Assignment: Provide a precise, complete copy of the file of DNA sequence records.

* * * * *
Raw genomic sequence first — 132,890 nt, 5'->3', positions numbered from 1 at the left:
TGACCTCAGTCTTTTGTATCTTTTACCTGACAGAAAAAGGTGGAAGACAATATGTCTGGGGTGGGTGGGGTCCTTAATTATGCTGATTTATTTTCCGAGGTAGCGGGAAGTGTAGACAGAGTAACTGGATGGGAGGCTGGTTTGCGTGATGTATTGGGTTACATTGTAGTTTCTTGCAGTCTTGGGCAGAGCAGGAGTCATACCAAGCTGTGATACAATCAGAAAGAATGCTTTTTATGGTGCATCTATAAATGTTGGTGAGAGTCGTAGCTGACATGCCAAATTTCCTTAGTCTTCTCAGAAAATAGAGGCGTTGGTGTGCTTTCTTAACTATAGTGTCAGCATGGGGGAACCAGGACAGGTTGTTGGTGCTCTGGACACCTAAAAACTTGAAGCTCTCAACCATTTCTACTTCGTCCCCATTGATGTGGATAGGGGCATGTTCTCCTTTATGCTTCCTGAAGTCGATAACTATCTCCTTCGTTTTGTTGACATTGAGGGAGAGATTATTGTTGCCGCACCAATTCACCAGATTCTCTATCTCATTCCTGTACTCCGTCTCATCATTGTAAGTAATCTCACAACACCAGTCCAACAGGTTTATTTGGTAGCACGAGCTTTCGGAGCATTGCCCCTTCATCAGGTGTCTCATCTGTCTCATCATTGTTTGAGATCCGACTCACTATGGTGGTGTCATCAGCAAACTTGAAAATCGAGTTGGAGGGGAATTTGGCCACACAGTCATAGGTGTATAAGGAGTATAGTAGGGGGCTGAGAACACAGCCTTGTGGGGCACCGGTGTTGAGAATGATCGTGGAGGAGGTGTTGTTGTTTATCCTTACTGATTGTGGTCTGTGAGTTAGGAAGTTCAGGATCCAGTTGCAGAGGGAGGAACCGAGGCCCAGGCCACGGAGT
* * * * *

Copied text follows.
Raw genomic sequence first — 132,890 nt, 5'->3', positions numbered from 1 at the left:
TGACCTCAGTCTTTTGTATCTTTTACCTGACAGAAAAAGGTGGAAGACAATATGTCTGGGGTGGGTGGGGTCCTTAATTATGCTGATTTATTTTCCGAGGTAGCGGGAAGTGTAGACAGAGTAACTGGATGGGAGGCTGGTTTGCGTGATGTATTGGGTTACATTGTAGTTTCTTGCAGTCTTGGGCAGAGCAGGAGTCATACCAAGCTGTGATACAATCAGAAAGAATGCTTTTTATGGTGCATCTATAAATGTTGGTGAGAGTCGTAGCTGACATGCCAAATTTCCTTAGTCTTCTCAGAAAATAGAGGCGTTGGTGTGCTTTCTTAACTATAGTGTCAGCATGGGGGAACCAGGACAGGTTGTTGGTGCTCTGGACACCTAAAAACTTGAAGCTCTCAACCATTTCTACTTCGTCCCCATTGATGTGGATAGGGGCATGTTCTCCTTTATGCTTCCTGAAGTCGATAACTATCTCCTTCGTTTTGTTGACATTGAGGGAGAGATTATTGTTGCCGCACCAATTCACCAGATTCTCTATCTCATTCCTGTACTCCGTCTCATCATTGTAAGTAATCTCACAACACCAGTCCAACAGGTTTATTTGGTAGCACGAGCTTTCGGAGCATTGCCCCTTCATCAGGTGTCTCATCTGTCTCATCATTGTTTGAGATCCGACTCACTATGGTGGTGTCATCAGCAAACTTGAAAATCGAGTTGGAGGGGAATTTGGCCACACAGTCATAGGTGTATAAGGAGTATAGTAGGGGGCTGAGAACACAGCCTTGTGGGGCACCGGTGTTGAGAATGATCGTGGAGGAGGTGTTGTTGTTTATCCTTACTGATTGTGGTCTGTGAGTTAGGAAGTTCAGGATCCAGTTGCAGAGGGAGGAACCGAGGCCCAGGCCACGGAGT